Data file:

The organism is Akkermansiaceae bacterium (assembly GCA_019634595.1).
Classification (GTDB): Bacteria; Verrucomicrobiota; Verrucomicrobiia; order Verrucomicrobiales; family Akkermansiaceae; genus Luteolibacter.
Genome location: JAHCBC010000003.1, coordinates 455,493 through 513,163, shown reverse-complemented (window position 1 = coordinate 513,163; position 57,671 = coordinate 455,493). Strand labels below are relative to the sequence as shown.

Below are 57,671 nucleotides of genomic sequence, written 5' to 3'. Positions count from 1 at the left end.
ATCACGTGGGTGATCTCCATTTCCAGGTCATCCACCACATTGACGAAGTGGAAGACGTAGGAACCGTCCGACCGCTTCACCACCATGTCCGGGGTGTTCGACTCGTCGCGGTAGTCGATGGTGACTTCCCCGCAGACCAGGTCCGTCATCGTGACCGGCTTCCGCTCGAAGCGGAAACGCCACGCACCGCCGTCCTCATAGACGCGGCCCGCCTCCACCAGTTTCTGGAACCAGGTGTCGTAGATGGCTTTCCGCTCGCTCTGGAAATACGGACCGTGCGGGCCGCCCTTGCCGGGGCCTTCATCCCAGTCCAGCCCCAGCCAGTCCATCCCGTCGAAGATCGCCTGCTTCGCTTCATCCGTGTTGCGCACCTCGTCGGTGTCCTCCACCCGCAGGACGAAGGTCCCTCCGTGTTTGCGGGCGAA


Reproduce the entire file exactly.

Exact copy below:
The organism is Akkermansiaceae bacterium (assembly GCA_019634595.1).
Classification (GTDB): Bacteria; Verrucomicrobiota; Verrucomicrobiia; order Verrucomicrobiales; family Akkermansiaceae; genus Luteolibacter.
Genome location: JAHCBC010000003.1, coordinates 455,493 through 513,163, shown reverse-complemented (window position 1 = coordinate 513,163; position 57,671 = coordinate 455,493). Strand labels below are relative to the sequence as shown.

Below are 57,671 nucleotides of genomic sequence, written 5' to 3'. Positions count from 1 at the left end.
ATCACGTGGGTGATCTCCATTTCCAGGTCATCCACCACATTGACGAAGTGGAAGACGTAGGAACCGTCCGACCGCTTCACCACCATGTCCGGGGTGTTCGACTCGTCGCGGTAGTCGATGGTGACTTCCCCGCAGACCAGGTCCGTCATCGTGACCGGCTTCCGCTCGAAGCGGAAACGCCACGCACCGCCGTCCTCATAGACGCGGCCCGCCTCCACCAGTTTCTGGAACCAGGTGTCGTAGATGGCTTTCCGCTCGCTCTGGAAATACGGACCGTGCGGGCCGCCCTTGCCGGGGCCTTCATCCCAGTCCAGCCCCAGCCAGTCCATCCCGTCGAAGATCGCCTGCTTCGCTTCATCCGTGTTGCGCACCTCGTCGGTGTCCTCCACCCGCAGGACGAAGGTCCCTCCGTGTTTGCGGGCGAA